And also, that we may then unite in most humbly offering our prayers and supplications to the great Lord and Ruler of Nations and beseech Him to pardon our national and other transgressions;-- to enable us all, whether in public or private stations, to perform our several and relative duties properly and punctually; to render our National Government a blessing to all the people by constantly being a Government of wise, just, and constitutional laws, discreetly and faithfully executed and obeyed; to protect and guide all sovereigns and nations (especially such as have shown kindness unto us); and to bless them with good governments, peace, and concord; to promote the knowledge and practice of true religion and virtue, and the increase of science among them and us; and, generally to grant unto all mankind such a degree of temporal prosperity as he alone knows to be best.

GIVEN under my hand, at the city of New-York, the third day of October, in the year of our Lord, one thousand seven hundred and eighty-nine.

George Washington

Tuesday, November 13, 2007

Thanksgiving: A Christian Holiday Part II

“They [the pilgrims] brought with them familiar customs, among which were an autumn secular harvest celebration and a Puritan religious Thanksgiving holy day. As we shall see, these two events were totally separate and independent in their minds.” (James Baker, former Director of Research,

With all due respect to Mr. Baker’s research, the pilgrims did nothing in the light of secularism. Their lives were Biblically oriented in all area, including harvest festivals. With the Church of England outlawed the many Separatist movements in the motherland, a group of Pilgrims began to hold secret meetings in Scrooby, England. To escape persecution, the group, under Rev. John Robinson, moved to Holland, and then decided to make the voyage across the Atlantic to the New World. Cotton Mather writes, “It was resolved, that part of the Church should go [to America] before their brethren, to prepare a place for the rest; and whereas the minor part of the younger and stronger men were to go first, the Pastor was to stay with the major, till they should see cause to follow.” (Cotton Mather, Magnalia Christii Americana)

The harsh and dangerous voyage and resulting settlement would prove costly. 102 persons set sail on the Mayflower, with two dying during the trip, and one baby being born. They landed at Plymouth Rock on December 11, 1620. 45 more died during the first winter from diseases and harsh conditions, including the wife of future governor William Bradford. Bradford explained the purpose of this journey.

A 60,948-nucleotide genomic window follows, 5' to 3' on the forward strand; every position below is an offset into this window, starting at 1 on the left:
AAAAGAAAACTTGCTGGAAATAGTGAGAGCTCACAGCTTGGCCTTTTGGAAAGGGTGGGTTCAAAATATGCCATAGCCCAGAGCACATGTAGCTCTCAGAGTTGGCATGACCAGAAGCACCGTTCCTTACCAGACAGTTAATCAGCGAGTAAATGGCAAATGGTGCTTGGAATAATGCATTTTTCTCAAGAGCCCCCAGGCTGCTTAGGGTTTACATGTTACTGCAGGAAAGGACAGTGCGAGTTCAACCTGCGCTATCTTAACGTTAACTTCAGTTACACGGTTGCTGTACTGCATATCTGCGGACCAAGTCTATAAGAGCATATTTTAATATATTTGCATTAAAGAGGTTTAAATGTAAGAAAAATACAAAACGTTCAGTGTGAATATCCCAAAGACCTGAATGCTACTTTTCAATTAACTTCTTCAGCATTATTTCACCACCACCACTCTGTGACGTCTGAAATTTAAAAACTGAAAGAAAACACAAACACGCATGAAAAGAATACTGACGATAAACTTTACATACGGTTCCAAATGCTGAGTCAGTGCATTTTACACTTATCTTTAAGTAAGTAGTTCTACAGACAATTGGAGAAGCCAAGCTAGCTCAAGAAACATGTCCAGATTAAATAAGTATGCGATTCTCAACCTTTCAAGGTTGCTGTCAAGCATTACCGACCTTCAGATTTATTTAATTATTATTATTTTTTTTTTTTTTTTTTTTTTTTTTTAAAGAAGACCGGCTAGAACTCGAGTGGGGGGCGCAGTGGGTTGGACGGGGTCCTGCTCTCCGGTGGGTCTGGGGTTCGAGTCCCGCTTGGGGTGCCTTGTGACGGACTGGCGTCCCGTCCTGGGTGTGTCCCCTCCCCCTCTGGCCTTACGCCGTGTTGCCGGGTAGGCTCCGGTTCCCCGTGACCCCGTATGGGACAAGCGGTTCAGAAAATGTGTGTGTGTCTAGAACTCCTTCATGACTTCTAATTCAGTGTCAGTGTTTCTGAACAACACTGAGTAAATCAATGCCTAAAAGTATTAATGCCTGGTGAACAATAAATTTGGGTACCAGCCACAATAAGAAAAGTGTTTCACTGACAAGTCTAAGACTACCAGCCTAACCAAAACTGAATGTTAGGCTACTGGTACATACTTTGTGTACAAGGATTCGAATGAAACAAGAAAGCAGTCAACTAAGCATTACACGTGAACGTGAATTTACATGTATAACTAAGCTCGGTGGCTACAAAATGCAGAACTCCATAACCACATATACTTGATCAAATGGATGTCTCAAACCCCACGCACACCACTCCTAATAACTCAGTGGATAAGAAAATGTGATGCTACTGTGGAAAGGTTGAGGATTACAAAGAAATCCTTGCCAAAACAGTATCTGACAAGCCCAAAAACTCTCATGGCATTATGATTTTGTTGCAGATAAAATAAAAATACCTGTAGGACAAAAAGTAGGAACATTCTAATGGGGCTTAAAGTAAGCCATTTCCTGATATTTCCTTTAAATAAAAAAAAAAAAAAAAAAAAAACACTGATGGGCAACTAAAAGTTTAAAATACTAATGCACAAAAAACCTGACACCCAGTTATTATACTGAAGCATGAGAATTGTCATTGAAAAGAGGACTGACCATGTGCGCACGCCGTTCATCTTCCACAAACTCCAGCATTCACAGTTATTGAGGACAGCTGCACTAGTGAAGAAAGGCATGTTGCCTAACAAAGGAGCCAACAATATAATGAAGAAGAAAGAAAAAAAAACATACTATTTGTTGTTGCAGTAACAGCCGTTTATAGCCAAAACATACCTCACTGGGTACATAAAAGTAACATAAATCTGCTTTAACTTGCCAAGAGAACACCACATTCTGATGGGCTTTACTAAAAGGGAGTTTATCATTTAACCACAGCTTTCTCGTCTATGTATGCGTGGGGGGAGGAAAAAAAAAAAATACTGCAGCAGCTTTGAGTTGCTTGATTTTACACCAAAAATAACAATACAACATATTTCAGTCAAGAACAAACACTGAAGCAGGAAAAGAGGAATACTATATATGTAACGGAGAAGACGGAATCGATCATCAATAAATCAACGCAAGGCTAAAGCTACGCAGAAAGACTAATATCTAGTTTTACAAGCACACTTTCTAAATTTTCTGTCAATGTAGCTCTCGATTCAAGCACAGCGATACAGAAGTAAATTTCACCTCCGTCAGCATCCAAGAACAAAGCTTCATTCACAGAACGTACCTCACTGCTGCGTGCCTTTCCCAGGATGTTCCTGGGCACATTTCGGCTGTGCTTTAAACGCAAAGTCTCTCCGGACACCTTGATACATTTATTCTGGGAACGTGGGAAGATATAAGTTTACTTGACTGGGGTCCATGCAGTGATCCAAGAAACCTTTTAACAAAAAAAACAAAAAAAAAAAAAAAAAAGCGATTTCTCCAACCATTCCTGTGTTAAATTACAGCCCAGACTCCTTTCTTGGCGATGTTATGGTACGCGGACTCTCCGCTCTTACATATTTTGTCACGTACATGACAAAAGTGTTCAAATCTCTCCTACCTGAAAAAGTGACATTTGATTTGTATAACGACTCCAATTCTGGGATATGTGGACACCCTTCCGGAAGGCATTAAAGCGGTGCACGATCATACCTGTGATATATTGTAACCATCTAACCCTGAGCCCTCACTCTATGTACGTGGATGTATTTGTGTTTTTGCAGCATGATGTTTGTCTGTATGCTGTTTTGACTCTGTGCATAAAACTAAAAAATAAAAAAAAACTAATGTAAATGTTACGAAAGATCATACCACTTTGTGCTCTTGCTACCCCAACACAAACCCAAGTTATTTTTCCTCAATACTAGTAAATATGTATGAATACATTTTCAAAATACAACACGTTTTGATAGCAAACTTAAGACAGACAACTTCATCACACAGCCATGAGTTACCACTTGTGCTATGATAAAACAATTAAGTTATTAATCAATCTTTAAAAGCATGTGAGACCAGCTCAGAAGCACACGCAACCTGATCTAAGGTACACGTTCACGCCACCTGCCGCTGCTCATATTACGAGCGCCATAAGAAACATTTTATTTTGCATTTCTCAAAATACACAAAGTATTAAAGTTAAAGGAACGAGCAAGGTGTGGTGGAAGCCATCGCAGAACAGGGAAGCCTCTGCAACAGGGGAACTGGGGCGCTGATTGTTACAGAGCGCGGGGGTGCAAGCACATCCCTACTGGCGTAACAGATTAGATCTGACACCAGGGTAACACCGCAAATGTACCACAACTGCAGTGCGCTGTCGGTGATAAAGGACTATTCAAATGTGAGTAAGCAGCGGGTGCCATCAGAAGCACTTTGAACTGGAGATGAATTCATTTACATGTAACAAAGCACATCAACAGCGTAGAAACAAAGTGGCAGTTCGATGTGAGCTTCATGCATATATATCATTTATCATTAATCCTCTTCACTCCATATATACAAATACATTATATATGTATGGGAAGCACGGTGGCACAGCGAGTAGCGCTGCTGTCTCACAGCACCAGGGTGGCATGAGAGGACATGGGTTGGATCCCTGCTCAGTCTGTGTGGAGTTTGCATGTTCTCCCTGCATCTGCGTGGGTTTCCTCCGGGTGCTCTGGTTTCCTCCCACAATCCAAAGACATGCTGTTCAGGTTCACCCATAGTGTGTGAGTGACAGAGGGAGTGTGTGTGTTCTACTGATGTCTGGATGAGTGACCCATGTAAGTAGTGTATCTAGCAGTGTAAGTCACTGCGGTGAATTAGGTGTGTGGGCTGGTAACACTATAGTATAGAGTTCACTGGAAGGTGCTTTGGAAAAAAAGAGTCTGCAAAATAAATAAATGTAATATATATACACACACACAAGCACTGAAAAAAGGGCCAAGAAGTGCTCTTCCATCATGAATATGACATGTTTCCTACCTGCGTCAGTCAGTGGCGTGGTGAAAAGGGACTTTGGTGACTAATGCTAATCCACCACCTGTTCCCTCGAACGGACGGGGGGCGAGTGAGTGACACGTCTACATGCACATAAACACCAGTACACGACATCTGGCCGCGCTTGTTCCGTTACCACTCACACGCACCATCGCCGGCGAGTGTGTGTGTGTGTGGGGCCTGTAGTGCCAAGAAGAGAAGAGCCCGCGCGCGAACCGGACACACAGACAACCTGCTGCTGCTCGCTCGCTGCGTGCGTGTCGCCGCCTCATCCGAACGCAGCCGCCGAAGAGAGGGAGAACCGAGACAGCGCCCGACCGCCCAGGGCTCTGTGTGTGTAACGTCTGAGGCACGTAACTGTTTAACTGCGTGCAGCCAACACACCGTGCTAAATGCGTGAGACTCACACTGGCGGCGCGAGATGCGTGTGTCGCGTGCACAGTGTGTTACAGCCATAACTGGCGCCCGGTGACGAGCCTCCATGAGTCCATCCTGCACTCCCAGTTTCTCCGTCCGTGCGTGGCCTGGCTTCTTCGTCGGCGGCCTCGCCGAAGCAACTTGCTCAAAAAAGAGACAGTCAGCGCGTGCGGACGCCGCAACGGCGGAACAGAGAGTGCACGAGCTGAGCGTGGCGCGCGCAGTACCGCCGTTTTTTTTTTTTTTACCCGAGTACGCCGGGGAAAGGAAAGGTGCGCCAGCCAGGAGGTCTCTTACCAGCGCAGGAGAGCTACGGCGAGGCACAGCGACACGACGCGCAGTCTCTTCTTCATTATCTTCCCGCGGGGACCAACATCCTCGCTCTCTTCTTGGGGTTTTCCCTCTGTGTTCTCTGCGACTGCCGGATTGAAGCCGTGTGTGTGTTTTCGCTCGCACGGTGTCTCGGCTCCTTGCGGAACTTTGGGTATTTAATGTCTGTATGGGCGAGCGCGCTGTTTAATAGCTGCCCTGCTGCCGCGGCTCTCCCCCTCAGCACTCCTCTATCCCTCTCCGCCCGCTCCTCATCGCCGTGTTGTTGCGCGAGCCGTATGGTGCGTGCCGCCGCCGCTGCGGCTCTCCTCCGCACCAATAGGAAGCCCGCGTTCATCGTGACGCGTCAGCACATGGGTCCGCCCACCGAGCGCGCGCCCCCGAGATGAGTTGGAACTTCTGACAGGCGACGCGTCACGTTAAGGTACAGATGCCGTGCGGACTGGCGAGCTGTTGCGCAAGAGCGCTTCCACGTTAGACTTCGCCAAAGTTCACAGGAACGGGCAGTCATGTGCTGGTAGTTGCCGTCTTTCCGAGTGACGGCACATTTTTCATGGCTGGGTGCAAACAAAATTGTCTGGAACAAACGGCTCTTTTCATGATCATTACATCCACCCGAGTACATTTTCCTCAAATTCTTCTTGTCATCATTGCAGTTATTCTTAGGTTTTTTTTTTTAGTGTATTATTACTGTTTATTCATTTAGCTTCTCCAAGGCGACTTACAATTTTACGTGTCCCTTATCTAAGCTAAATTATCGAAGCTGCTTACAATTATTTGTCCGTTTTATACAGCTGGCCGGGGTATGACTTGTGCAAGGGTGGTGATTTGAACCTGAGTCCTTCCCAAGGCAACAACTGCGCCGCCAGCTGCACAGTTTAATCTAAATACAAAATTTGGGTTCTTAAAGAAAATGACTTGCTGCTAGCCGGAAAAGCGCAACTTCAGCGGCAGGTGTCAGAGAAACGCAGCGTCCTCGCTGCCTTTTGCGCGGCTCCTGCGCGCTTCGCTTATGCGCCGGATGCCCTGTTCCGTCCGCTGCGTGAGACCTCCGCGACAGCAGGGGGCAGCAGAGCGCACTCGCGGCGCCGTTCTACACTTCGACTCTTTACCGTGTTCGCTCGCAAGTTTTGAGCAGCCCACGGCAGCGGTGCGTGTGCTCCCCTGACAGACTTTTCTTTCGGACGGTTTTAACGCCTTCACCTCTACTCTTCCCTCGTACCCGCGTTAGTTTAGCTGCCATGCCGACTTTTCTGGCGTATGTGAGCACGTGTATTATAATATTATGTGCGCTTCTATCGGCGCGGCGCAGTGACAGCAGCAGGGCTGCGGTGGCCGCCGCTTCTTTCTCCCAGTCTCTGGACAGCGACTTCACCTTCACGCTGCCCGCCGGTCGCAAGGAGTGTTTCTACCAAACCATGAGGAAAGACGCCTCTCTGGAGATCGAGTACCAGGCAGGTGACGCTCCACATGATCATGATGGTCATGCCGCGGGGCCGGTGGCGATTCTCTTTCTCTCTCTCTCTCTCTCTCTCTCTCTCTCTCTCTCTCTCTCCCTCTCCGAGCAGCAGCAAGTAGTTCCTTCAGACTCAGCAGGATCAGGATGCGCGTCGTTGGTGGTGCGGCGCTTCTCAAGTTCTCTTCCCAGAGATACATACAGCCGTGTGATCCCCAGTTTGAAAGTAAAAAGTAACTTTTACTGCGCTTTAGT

“A great hope and inward zeal they had of laying some good foundation, or at least to make some way thereunto, for the propagating and advancing the gospel of the kingdom of Christ in those remote parts of the world; yea, though they should be but even as stepping-stones unto others for the performing of so great a work.” (William Bradford, Of Plymouth Plantation).

Survival in the New World would require different skills (and different crops), and thus a Patuxet Indian by the name of Squanto decided to live with the Pilgrims and teach them how to survive. Bradford wrote that Squanto was a “special instrument sent by God for their good beyond their expectations." The resulting harvest in 1621 was plenteous, and the settlers began to regain their health. Bradford writes,

"They began now to gather in the small harvest they had, and to fit up their houses and dwellings against winter, being all well recovered in health and strength and had all things in good plenty. For as some were thus employed in affairs abroad, others were exercised in fishing, about cod and bass and other fish, of which they took good store, of which every family had their portion. All the summer there was no want; and now began to come in store of fowl, as winter approached, of which this place did abound when they came first (but afterward decreased by degrees). And besides waterfowl there was great store of wild turkeys, of which they took many, besides venison, etc. Besides, they had about a peck of meal a week to a person, or now since harvest, Indian corn to that proportion. Which made many afterwards write so largely of their plenty here to their friends in England, which were not feigned but true reports." (William Bradford, Of Plymouth Plantation).

Despite the hardships, the pilgrims honored the Providence of God Almighty, on the First Harvest that is the precursor to our modern day Thanksgiving.